18 May

(A note to my fellow XLH’ers and to the parents of children with XLH: I am not an insensitive clod. I know that those who, like myself, have been born with this disorder, have some painful and difficult memories, as I also have. I think that parents of children with this disorder may have difficulty seeing any humor in this posting, and might wonder if I am making light of it. I am not. The way I have always dealt with difficulty is to see the humor and irony in it…and certainly, for me, there has been quite a bit of both difficulty and irony in living with this. It is my way of coping in life and it helps me to value those experiences that are somehow universal to being human. Seeing the humor in life’s difficulties has also saved me a lot of money that I might have spent on therapists…)


I have a confession to make…I have a hard time letting go. Not of feelings, but of STUFF. I am not a hoarder, but I am very sentimental. I have some things that I need or should get rid of, I am sure, but they hold memories or feelings and I can’t get rid of them yet. Someday, though, I know I will have to. Other things I save because I think I can use them again someday, recycle them, repurpose them.

When I was in my early twenties, in college, I went to the trunk of my mother’s car to get something out…most likely a load of dirty laundry. And there, nestled inside, were my leg braces (see photo from post on May 2). I grabbed them, hauled them inside the house and said to my mother loudly, “WHAT are these doing in the trunk of your CAR?”

“I am going to donate them to Goodwill Industries,” she said. “Maybe someone can use them.” She’s a recycler, too.

“No one wants these! No one will ever use these! They were made for me in 1964 and they’re 18 years old now! They’re not even in style any more!” I took them to my room, reclaiming them and rehoming them to me, their rightful owner.


 It’s not like I had gotten them out over the years to play with them or anything. I had used them in a “found object” sculpture in twelfth grade art class, though. The humanlike figure had sort of an eerie stuffed cloth body and the braces for legs, wearing shoes and clothes and it had a tennis racket for a head. I have to admit that I enjoyed the look on the art teacher’s face, who was thoroughly creeped out and asked, “What the hell are those?”

“My legs braces that I wore when I was 4 years old.” He just stared at me. I got an “A.”

Other than that, the leg braces lived in a plastic bag, under my bed. With all the other monsters.

So, here it is, 48 years and 9 moves later and I still don’t know what to do with them. I’ve had several ideas…maybe some photos, close-ups of the leather and steel components. I wonder about the person who made them, assembled them, stitched the leather, back in the early ‘60’s. Thank you, whoever you are. Your work had held up after 48 years. A testament to your craftsmanship.


Then, I think, hey, maybe I could make something fun out of them. A bird feeder perhaps?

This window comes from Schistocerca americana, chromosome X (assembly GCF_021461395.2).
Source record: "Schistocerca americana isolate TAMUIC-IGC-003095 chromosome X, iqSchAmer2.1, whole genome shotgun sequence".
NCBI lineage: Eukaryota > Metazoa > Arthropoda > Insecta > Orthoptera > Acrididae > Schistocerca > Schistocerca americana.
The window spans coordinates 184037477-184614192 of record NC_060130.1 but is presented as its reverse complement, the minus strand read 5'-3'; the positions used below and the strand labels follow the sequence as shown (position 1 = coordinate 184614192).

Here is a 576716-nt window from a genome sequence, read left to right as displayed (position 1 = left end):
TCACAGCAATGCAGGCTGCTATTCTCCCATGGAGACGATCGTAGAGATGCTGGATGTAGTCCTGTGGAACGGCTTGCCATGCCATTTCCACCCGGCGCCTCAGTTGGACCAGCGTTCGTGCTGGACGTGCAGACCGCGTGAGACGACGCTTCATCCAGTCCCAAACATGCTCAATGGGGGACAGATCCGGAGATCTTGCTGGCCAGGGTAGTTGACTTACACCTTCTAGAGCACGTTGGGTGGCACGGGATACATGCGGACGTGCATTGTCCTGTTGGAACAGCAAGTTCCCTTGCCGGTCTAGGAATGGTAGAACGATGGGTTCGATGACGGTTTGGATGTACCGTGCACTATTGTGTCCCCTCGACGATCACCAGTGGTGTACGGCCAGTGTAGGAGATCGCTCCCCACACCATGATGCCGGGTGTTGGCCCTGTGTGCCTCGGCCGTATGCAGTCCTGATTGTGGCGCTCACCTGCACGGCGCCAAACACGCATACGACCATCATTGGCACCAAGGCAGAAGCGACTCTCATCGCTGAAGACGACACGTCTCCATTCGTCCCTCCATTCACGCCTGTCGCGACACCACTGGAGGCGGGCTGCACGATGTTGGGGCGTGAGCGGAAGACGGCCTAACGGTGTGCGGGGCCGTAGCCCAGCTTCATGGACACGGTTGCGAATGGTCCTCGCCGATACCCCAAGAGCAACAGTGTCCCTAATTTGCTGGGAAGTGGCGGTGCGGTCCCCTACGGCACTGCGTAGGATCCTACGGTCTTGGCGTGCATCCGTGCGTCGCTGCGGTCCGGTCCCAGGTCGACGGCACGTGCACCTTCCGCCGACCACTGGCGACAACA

Oh, I could play dress-up with my favorite childhood toy, the Howdy-Doody ventriloquist doll. Pretend that Howdy Doody is a fellow XLH’er. Ask him if he also has large veins in his arms, from having to have his blood tested so often. Now that I am older, and the doctor has to test my blood for other things, like high cholesterol, nurses and phlebotomists love those large veins. I am an easy stick.

“Hey, Howdy, remember those awful shoes we had to wear with the slots in the sole?”


A trellis for bean plants? Too short. Go figure.


A tool holder! Awesome. Wendy, Bob the Builder’s girlfriend, likes this idea.


I welcome your ideas.

© S. G. Hunter and Banjogrrldiaries, 2012-2017


6 Responses to “Recycling”

  1. Anna May 18, 2012 at 5:10 pm #

    I got xlh myself, And i love your article:)

  2. DeAnne May 19, 2012 at 10:54 am #

    Now I wish I kept my many braces…I think Shriners took them back when I upgraded. I like the trellis idea. With all the braces I had through the years I could’ve made a Jack & the Beanstalk-esque trellis to find the golden goose! I’d be rich!…and a thief. So, maybe that’s not a good idea for me. But, ooooh, the possiblities are endless! LOL Loved your post!

    • banjogrrldiaries May 19, 2012 at 12:31 pm #

      Thank you, DeAnne! Love your Jack and the
      Beanstalk idea! All of us XLH’ers should get together and make a giant trellis! All the best to you!

  3. Chris May 20, 2012 at 3:23 pm #

    I love your post, what a great way to “embrace” your past and bring to “lite” XLH.

    You could use your photos and eventually your braces as conversation pieces to educate people on XLH, on bullying people with disabilities, etc.

    My 2 ideas are to keep them on your Howdy Doody Doll or to use them together as a base for an industrial style coat & hat rack (maybe find some arm braces, neck braces too.)

    Although I don’t have XLH, my Dad, Anuts, Uncle, Sister, and Cousins all have it.

    • banjogrrldiaries May 20, 2012 at 3:56 pm #

      Thank you, Chris! The braces are definitely industrial strength! “Recycling, Part II” has a picture of what they’re currently being used for…but, Howdy Doody may want them back! Great idea on using the photos to educate folks…sounds like you have a good understanding of what your family members have gone through. Best wishes to you and your family!

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